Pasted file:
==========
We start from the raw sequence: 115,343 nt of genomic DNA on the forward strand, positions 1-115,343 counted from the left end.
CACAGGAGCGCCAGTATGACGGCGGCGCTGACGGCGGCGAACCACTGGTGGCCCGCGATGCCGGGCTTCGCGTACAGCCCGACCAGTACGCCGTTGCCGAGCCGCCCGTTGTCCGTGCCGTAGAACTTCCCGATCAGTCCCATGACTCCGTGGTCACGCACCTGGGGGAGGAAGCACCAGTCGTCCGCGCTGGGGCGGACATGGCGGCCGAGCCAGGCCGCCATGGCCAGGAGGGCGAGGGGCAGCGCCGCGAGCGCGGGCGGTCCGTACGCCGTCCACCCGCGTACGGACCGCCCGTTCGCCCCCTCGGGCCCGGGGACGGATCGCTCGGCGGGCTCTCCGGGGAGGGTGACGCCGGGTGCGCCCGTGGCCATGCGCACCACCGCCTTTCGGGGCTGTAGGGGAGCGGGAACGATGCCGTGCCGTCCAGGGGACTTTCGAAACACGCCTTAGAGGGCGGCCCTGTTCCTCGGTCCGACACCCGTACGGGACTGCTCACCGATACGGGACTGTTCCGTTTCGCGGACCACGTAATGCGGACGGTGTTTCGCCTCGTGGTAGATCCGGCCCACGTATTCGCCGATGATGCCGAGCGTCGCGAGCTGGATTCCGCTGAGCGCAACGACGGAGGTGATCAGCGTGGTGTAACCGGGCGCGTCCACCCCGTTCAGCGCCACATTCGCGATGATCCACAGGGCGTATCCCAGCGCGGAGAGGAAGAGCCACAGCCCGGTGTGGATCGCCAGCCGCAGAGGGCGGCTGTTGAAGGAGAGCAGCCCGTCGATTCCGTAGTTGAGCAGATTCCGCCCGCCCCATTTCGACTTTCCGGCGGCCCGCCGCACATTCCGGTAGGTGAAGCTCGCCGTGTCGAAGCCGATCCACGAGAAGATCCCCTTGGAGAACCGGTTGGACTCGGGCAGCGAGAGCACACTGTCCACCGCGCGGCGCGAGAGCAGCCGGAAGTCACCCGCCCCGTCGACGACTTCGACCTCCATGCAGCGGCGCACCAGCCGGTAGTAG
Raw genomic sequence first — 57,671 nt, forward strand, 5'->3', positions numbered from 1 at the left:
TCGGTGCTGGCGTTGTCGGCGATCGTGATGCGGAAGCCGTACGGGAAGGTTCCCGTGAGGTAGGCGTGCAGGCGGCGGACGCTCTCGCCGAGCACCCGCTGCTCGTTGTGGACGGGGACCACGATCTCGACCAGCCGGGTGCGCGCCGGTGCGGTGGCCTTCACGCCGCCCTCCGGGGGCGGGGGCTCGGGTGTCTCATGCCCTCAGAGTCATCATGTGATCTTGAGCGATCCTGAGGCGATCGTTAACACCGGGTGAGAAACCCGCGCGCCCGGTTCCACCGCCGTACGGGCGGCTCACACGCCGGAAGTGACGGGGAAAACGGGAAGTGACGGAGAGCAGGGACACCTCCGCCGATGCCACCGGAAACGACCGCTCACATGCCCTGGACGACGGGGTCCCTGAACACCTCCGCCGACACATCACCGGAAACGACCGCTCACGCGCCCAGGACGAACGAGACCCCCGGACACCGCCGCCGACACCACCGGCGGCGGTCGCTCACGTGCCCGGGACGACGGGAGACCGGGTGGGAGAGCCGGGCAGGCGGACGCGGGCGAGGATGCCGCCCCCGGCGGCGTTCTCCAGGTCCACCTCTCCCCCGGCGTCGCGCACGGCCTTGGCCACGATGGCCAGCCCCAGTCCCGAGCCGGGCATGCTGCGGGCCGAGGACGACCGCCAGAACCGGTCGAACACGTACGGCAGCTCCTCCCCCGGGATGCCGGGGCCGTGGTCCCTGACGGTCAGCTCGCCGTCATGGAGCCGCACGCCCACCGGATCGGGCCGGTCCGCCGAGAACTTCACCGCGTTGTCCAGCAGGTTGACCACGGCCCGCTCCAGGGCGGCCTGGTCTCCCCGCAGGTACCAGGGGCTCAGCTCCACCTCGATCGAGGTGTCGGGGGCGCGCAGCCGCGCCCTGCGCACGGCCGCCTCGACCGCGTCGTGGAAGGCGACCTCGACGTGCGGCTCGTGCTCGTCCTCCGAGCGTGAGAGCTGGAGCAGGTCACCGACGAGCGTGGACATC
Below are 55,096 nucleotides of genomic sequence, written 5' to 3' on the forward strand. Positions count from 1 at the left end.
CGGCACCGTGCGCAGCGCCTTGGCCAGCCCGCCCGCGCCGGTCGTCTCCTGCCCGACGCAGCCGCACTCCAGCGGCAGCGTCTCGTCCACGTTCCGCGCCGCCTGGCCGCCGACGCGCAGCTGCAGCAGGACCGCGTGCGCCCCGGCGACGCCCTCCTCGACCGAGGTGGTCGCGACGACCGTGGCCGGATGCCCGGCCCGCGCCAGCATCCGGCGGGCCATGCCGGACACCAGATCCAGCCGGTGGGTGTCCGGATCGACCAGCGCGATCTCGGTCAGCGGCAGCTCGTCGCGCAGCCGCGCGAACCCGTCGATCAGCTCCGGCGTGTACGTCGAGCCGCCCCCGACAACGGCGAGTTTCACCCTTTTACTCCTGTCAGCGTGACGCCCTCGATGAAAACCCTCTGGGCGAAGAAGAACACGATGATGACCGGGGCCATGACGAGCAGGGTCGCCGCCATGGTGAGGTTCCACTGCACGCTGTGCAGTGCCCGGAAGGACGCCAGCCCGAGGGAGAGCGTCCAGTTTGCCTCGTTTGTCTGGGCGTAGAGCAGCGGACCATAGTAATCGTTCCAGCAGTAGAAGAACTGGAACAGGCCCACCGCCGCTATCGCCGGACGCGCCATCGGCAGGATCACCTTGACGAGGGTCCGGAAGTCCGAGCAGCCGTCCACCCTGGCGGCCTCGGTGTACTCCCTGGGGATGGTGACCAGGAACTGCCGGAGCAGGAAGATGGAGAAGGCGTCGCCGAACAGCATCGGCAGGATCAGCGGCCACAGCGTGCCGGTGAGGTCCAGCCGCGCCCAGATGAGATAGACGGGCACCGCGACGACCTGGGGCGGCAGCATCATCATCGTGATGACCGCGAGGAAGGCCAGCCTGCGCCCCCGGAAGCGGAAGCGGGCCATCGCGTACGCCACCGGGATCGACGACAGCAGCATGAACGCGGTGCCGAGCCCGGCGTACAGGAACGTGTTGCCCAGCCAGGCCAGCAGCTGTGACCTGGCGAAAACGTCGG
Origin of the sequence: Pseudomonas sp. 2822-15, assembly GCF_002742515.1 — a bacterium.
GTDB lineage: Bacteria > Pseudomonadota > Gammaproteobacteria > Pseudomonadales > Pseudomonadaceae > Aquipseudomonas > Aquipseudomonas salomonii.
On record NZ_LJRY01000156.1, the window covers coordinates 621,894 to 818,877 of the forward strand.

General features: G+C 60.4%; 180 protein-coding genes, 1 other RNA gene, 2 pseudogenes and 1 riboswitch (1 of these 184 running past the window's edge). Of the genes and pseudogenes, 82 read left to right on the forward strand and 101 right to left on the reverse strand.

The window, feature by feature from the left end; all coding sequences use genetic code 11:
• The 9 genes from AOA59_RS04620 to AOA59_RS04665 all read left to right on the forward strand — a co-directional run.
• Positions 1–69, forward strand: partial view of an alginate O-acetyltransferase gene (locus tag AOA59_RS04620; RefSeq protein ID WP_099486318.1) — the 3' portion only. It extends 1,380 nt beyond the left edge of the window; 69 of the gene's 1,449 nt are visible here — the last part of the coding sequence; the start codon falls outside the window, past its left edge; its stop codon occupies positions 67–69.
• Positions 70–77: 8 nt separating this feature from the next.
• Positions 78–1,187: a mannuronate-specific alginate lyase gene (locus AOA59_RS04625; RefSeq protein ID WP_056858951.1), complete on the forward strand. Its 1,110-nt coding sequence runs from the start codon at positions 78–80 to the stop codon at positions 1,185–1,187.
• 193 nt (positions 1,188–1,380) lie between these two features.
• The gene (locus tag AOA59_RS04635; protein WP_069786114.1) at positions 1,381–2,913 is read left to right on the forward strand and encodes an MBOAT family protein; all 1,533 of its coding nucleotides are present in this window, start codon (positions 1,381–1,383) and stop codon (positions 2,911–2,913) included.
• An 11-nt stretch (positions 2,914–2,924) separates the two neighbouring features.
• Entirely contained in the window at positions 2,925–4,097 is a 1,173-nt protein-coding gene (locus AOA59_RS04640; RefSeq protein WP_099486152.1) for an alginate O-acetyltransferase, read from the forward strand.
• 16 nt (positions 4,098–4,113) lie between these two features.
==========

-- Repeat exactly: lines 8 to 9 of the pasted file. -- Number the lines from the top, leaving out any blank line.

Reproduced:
GTDB lineage: Bacteria > Pseudomonadota > Gammaproteobacteria > Pseudomonadales > Pseudomonadaceae > Aquipseudomonas > Aquipseudomonas salomonii.
On record NZ_LJRY01000156.1, the window covers coordinates 621,894 to 818,877 of the forward strand.